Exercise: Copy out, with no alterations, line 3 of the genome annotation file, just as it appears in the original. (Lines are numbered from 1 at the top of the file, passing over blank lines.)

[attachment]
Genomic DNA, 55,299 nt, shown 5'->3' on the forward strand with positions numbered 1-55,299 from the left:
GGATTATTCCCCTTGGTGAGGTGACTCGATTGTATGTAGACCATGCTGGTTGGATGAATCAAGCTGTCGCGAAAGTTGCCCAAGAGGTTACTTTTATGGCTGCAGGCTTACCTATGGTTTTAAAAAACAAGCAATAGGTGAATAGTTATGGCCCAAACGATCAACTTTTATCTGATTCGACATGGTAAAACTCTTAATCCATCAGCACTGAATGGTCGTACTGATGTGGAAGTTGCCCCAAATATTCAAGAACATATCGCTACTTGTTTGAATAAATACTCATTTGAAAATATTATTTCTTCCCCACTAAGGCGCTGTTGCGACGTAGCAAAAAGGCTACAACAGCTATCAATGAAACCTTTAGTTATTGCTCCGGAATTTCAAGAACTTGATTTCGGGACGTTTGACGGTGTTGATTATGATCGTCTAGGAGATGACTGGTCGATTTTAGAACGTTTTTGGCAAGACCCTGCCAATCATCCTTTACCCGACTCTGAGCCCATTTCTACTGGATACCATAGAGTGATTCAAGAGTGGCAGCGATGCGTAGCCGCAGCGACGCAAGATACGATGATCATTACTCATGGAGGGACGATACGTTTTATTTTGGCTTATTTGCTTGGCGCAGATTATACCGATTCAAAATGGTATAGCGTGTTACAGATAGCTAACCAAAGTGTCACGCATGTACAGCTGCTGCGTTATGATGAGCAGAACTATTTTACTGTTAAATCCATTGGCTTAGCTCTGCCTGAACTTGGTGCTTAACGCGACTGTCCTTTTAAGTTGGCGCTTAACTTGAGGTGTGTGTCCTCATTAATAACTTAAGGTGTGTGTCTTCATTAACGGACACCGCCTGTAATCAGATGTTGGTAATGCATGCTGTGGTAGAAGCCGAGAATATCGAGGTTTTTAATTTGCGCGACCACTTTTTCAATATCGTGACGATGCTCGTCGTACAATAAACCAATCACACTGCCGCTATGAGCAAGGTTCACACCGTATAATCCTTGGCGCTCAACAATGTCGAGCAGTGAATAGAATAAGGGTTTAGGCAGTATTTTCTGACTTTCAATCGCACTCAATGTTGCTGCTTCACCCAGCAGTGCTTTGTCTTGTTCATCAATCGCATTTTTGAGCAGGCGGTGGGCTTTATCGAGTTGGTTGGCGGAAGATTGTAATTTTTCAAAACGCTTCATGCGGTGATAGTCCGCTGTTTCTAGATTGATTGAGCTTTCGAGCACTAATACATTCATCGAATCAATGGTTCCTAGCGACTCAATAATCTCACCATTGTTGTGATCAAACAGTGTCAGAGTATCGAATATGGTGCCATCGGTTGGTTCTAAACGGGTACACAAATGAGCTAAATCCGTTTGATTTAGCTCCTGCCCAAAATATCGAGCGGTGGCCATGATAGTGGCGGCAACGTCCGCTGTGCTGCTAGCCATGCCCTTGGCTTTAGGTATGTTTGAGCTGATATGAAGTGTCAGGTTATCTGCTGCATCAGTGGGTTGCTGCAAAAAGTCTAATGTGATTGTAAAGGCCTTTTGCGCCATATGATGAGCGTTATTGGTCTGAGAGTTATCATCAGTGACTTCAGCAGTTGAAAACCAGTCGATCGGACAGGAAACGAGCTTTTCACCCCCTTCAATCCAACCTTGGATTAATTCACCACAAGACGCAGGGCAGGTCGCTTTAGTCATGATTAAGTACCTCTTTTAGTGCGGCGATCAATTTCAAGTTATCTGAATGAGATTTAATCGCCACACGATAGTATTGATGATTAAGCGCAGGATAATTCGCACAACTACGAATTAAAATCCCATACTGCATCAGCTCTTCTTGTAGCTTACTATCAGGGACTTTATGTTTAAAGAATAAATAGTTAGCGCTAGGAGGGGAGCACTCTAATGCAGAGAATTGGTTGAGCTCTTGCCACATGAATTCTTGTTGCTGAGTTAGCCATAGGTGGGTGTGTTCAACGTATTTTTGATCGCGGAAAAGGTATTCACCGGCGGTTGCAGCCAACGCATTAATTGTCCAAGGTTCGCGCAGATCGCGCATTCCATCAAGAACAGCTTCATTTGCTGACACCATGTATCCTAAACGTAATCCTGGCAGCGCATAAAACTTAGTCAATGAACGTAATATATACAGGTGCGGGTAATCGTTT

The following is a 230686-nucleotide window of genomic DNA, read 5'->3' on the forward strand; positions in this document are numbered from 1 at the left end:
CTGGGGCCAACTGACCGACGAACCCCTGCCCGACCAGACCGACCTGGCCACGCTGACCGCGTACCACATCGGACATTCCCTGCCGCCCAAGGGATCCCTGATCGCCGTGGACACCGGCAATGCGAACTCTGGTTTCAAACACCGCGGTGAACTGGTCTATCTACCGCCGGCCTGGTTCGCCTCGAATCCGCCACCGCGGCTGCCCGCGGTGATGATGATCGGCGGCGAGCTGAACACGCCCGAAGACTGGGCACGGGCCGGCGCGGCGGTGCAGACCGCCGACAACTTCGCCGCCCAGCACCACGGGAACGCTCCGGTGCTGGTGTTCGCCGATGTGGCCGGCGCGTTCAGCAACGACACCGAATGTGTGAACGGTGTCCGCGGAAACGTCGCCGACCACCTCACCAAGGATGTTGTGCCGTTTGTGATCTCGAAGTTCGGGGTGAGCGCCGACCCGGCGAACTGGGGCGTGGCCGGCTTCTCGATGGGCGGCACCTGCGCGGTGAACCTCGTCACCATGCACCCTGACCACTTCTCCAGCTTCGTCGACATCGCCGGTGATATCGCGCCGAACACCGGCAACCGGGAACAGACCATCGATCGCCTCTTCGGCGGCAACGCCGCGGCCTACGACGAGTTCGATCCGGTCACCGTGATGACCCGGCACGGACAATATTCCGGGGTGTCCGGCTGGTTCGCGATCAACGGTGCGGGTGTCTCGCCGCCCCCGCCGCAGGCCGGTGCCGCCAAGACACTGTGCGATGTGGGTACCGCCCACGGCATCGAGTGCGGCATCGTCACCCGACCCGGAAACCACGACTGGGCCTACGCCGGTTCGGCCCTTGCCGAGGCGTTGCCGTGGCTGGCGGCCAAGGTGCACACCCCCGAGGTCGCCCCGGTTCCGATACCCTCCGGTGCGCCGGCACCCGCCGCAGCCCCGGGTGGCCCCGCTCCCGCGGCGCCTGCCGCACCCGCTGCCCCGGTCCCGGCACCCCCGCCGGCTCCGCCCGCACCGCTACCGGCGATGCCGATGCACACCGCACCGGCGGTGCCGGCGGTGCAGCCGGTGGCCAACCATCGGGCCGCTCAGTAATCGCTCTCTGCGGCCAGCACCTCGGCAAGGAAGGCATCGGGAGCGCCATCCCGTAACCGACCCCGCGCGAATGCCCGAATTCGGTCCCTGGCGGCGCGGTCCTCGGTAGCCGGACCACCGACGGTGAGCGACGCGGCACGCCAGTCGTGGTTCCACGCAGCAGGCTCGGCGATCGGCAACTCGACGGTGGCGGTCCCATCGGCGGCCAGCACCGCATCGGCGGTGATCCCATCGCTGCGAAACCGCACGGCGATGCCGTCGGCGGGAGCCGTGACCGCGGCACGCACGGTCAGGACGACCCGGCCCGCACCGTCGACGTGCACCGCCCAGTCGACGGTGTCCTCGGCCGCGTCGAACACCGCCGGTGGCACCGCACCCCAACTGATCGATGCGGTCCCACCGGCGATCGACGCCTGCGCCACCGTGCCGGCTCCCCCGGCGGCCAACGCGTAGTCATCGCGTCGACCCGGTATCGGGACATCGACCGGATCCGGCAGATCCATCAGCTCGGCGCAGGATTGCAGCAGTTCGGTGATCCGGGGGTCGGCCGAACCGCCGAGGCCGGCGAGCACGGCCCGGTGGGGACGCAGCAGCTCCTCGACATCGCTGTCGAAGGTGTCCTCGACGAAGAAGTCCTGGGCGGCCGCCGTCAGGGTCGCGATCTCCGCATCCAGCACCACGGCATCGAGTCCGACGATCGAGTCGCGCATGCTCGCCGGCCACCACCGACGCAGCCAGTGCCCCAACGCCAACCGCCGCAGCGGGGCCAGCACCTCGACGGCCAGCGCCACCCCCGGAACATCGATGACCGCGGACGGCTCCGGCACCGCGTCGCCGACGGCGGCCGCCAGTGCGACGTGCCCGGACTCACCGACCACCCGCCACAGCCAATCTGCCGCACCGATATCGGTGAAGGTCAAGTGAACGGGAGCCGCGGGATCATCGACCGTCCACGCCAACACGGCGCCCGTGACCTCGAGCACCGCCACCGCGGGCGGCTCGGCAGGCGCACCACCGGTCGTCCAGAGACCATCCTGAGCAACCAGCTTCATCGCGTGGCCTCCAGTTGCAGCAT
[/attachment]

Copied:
The following is a 230686-nucleotide window of genomic DNA, read 5'->3' on the forward strand; positions in this document are numbered from 1 at the left end: